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New U.S.-Japan Security Agreement

From left, Japanese Defense Minister Gen Nakatani, Japanese Foreign Minister Fumio Kishida, Secretary of State John Kerry, and Defense Secretary of Defense Ash Carter pose for a picture during a news conference in New York, Monday, April 27, 2015. The US and Japan are boosting their defense relationship, allowing Japan to play a bigger role in global military operations with an eye on potential threats from China and North Korea. (AP Photo/Seth Wenig))

The United States and Japan stand together in calling for disputes in the region to be resolved peacefully.

The United States and Japan have announced guidelines aimed at overhauling security arrangements between the two countries. The new joint Defense Guidelines, said U.S. Secretary of State John Kerry, “will enhance Japan’s security, deter threats, and contribute to regional peace and stability.”

New U.S.-Japan Security Agreement
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A central part of the guidelines removes any geographic limits on Japanese forces, allowing Japan’s military, with parliamentary permission, to participate in defense operations anywhere in the world. Under the old guidelines, Japanese and U.S. operations were primarily focused on the defense of Japanese territories. The Guidelines maintain that unwavering commitment to Japan’s peace and security, but now they also include the ability of Japanese Self-Defense Forces, with parliamentary approval, to come to the aid of allies that come under attack. The guidelines, which are not aimed at any third country, note that actions involving the use of force by the United States and Japan will take place in accordance with international law, including full respect for sovereignty.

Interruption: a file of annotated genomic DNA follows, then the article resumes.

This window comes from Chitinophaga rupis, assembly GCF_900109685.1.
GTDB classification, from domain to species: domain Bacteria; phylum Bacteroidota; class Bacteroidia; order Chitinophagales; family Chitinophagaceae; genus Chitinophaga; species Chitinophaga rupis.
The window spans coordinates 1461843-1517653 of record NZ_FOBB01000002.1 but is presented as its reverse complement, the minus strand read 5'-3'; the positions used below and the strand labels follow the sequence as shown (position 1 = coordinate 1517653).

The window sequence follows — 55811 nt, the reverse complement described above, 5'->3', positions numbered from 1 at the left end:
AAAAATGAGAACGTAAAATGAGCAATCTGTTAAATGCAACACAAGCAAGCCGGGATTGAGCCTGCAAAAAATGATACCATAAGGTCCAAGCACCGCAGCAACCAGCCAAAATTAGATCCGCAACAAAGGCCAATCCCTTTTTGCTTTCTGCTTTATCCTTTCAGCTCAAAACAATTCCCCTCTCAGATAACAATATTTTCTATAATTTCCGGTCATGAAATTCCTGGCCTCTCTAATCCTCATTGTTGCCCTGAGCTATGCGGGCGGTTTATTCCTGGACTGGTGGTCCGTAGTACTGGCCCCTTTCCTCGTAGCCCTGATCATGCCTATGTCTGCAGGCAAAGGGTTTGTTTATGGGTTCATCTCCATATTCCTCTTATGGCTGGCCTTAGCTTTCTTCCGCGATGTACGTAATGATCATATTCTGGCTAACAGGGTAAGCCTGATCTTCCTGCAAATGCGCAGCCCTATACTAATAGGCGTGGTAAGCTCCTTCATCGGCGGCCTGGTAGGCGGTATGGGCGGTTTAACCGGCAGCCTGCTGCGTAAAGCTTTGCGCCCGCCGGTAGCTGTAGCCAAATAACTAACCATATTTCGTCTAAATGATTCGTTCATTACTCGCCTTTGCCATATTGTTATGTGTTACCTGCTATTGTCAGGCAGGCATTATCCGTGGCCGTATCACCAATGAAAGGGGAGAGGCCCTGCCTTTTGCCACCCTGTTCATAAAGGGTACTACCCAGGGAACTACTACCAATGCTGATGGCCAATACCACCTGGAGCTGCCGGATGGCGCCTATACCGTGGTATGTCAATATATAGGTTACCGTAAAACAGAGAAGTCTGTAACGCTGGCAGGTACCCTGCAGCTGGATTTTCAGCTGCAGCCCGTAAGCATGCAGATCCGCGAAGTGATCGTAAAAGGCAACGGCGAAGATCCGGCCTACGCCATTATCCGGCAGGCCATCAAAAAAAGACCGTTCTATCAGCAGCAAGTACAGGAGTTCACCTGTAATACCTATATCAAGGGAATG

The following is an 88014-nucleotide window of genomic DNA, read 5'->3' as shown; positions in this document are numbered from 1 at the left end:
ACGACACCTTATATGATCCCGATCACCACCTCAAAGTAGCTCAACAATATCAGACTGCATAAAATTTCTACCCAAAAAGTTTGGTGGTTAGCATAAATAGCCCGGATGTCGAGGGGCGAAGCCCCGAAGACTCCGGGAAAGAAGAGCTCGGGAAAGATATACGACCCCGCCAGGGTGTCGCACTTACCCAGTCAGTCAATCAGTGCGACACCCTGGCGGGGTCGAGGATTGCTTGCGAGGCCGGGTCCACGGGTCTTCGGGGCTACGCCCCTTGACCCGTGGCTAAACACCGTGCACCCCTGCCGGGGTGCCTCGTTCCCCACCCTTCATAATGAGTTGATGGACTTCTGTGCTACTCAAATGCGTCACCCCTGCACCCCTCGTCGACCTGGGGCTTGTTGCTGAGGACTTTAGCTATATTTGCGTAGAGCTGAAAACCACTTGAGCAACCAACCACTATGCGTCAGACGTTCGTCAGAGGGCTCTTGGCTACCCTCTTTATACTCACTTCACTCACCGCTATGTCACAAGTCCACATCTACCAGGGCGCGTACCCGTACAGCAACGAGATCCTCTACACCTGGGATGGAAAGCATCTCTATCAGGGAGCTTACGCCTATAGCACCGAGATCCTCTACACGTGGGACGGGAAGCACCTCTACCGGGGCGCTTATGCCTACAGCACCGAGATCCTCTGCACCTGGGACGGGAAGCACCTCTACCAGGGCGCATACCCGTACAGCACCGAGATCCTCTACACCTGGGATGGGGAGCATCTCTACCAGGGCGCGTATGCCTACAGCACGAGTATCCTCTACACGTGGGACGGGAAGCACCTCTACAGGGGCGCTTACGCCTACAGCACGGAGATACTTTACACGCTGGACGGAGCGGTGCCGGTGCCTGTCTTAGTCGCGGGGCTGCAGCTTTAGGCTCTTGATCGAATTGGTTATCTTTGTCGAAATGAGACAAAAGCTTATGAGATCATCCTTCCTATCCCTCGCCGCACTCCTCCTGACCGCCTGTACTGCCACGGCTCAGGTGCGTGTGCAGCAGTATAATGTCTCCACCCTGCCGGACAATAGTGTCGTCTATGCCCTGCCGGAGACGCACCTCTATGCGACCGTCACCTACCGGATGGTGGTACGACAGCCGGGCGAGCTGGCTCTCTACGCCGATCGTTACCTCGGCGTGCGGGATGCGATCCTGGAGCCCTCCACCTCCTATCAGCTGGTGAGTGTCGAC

The United States and Japan stand together in calling for disputes in the region to be resolved peacefully. The U.S., said Secretary Kerry, “reject(s) any suggestion that freedom of navigation, overflight, and other unlawful uses of the sea and airspace are privileges granted by big states to small ones, subject to the whim and fancy of a big state.” U.S. treaty commitments to Japan’s security remain ironclad and cover all territories under Japan’s administration.

The U.S.-Japan alliance has matured and grown in scope over the past 70 years. “Together,” said Secretary Kerry, “we are working to manage the growing threat from North Korea, as well as tensions that are related to maritime security. We are adapting to emerging challenges in outer space, on cyber issues and missile defense.”

The United States remains committed to both Japan’s security and to the security of the region. These new defense guidelines allow the U.S.-Japan alliance to break new ground on existing areas of military cooperation and help to open up new areas for collaboration, not just between the U.S. Armed Forces and Japan Self-Defense Forces, but also including other relevant ministries and agencies.

The new guidelines will ensure a successful and productive future for the U.S.-Japan alliance while promoting peace, stability, and prosperity in the Asia Pacific and around the world.